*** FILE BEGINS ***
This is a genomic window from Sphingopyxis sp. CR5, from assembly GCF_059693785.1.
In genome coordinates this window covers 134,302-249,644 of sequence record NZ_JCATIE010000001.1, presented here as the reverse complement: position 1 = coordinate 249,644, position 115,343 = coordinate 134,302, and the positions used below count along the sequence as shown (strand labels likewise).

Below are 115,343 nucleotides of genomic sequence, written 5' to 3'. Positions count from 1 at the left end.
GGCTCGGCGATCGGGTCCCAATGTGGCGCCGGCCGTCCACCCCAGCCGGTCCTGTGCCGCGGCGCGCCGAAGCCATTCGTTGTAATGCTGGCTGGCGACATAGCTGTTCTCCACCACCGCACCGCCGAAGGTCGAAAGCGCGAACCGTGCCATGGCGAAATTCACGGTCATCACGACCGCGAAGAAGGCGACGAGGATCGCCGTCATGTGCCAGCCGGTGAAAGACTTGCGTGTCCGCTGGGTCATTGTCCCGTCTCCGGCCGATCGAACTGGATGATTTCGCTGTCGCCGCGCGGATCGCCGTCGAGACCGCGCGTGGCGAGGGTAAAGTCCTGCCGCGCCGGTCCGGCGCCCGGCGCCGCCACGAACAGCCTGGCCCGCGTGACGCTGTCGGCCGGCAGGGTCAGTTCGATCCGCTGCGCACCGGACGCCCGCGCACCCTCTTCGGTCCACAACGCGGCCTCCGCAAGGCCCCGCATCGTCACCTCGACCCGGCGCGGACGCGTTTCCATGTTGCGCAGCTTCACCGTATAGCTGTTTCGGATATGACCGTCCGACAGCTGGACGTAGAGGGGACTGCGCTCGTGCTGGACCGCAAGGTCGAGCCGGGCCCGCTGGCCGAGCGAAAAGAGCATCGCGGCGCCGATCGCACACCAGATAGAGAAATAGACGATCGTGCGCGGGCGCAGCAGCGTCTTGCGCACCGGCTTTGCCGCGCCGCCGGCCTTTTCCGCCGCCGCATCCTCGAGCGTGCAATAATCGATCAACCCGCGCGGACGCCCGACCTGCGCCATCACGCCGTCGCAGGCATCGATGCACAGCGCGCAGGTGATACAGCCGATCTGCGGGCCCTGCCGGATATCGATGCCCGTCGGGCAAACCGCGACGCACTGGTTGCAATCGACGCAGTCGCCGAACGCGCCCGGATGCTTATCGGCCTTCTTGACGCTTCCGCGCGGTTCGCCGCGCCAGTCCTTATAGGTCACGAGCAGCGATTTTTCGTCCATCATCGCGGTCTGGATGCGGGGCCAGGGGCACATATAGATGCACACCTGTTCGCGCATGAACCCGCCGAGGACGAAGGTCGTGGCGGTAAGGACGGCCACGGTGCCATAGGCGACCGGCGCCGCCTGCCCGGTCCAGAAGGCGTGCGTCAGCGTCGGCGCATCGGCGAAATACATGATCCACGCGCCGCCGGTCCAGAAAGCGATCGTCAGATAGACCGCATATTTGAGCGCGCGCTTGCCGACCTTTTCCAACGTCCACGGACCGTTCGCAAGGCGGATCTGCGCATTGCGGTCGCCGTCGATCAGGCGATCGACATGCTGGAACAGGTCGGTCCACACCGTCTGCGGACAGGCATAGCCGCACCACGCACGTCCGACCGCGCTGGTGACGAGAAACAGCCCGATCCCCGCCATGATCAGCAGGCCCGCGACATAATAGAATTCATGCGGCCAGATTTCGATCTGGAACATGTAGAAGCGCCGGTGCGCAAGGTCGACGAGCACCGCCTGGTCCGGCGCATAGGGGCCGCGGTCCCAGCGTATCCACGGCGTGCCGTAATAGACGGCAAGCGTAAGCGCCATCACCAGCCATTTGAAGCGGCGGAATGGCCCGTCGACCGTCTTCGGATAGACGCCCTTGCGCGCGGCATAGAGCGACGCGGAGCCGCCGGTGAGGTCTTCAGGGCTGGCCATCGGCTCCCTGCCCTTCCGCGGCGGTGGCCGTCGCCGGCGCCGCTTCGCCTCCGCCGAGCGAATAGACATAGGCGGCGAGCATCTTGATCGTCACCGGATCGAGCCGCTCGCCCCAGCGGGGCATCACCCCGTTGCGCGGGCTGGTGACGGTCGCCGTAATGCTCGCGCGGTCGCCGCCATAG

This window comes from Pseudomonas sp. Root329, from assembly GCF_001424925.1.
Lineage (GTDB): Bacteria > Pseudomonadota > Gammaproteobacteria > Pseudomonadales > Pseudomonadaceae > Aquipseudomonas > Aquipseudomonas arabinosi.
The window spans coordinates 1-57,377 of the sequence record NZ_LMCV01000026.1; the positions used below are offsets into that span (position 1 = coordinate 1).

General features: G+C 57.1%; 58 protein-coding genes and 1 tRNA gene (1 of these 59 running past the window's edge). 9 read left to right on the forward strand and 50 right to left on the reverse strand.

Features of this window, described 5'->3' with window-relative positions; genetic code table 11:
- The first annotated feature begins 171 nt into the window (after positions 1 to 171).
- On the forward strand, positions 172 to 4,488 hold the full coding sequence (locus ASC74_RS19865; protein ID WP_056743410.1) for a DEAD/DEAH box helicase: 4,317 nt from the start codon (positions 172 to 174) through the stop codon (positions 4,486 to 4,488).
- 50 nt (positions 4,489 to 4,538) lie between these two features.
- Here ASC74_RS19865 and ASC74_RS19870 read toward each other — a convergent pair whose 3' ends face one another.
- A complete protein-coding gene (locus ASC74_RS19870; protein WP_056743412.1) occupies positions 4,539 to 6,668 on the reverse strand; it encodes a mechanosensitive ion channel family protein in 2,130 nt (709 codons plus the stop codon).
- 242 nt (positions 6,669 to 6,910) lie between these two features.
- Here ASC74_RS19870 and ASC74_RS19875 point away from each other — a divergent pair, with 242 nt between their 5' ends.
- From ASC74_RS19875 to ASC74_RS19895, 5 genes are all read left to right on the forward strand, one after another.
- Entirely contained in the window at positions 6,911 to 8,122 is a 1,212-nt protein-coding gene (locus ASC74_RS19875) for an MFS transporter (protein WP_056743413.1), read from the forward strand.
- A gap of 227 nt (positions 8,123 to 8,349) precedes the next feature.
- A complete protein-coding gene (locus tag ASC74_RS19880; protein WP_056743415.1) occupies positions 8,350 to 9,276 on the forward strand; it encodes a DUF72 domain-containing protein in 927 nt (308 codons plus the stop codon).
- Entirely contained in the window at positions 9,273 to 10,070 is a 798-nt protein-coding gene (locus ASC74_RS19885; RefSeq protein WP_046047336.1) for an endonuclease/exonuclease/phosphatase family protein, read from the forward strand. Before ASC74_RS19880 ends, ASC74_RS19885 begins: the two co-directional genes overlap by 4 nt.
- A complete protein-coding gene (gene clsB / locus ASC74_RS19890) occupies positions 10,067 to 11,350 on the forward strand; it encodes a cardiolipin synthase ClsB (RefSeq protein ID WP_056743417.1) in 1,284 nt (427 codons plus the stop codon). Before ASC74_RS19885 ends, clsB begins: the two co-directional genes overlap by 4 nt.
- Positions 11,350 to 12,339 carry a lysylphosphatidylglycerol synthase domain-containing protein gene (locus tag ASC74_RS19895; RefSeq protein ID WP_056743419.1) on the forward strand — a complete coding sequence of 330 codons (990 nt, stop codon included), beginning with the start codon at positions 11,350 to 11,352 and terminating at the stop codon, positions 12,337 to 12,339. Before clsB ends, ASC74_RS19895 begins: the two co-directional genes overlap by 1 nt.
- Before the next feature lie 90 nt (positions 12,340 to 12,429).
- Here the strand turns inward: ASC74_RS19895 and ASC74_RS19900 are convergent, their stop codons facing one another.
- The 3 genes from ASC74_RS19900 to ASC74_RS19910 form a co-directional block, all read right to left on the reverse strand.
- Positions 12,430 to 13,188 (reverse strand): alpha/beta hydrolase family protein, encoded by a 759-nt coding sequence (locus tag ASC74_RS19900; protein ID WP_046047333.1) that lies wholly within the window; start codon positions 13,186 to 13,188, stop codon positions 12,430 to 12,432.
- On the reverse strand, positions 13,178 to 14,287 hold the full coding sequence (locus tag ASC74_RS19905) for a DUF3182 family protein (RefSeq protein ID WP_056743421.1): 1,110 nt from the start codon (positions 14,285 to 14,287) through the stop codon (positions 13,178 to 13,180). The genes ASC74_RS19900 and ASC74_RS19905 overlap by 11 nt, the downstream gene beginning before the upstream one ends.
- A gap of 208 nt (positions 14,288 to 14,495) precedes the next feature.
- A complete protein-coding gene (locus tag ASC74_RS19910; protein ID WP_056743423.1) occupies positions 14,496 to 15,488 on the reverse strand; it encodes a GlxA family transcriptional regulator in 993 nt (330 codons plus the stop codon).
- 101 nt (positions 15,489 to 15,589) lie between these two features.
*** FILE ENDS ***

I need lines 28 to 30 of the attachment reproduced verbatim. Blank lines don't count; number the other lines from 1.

- On the reverse strand, positions 13,178 to 14,287 hold the full coding sequence (locus tag ASC74_RS19905) for a DUF3182 family protein (RefSeq protein ID WP_056743421.1): 1,110 nt from the start codon (positions 14,285 to 14,287) through the stop codon (positions 13,178 to 13,180). The genes ASC74_RS19900 and ASC74_RS19905 overlap by 11 nt, the downstream gene beginning before the upstream one ends.
- A gap of 208 nt (positions 14,288 to 14,495) precedes the next feature.
- A complete protein-coding gene (locus tag ASC74_RS19910; protein ID WP_056743423.1) occupies positions 14,496 to 15,488 on the reverse strand; it encodes a GlxA family transcriptional regulator in 993 nt (330 codons plus the stop codon).